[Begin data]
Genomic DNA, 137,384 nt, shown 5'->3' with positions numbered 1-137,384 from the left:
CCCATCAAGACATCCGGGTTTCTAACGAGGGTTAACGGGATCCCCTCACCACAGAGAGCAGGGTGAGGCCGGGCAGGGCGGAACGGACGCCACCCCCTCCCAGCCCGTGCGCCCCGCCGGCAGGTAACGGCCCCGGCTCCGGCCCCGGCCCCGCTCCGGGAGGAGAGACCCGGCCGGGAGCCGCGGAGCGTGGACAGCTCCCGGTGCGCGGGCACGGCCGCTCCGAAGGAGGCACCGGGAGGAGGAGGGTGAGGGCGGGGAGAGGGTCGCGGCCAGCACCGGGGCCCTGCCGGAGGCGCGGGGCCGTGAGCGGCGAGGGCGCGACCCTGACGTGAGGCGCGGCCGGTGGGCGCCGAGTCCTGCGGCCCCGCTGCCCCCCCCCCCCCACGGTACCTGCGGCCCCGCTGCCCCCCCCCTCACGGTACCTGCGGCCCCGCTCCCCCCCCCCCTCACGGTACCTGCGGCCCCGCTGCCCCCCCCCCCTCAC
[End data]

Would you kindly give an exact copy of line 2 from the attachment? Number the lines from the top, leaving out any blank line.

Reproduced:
CCCATCAAGACATCCGGGTTTCTAACGAGGGTTAACGGGATCCCCTCACCACAGAGAGCAGGGTGAGGCCGGGCAGGGCGGAACGGACGCCACCCCCTCCCAGCCCGTGCGCCCCGCCGGCAGGTAACGGCCCCGGCTCCGGCCCCGGCCCCGCTCCGGGAGGAGAGACCCGGCCGGGAGCCGCGGAGCGTGGACAGCTCCCGGTGCGCGGGCACGGCCGCTCCGAAGGAGGCACCGGGAGGAGGAGGGTGAGGGCGGGGAGAGGGTCGCGGCCAGCACCGGGGCCCTGCCGGAGGCGCGGGGCCGTGAGCGGCGAGGGCGCGACCCTGACGTGAGGCGCGGCCGGTGGGCGCCGAGTCCTGCGGCCCCGCTGCCCCCCCCCCCCCACGGTACCTGCGGCCCCGCTGCCCCCCCCCTCACGGTACCTGCGGCCCCGCTCCCCCCCCCCCTCACGGTACCTGCGGCCCCGCTGCCCCCCCCCCCTCAC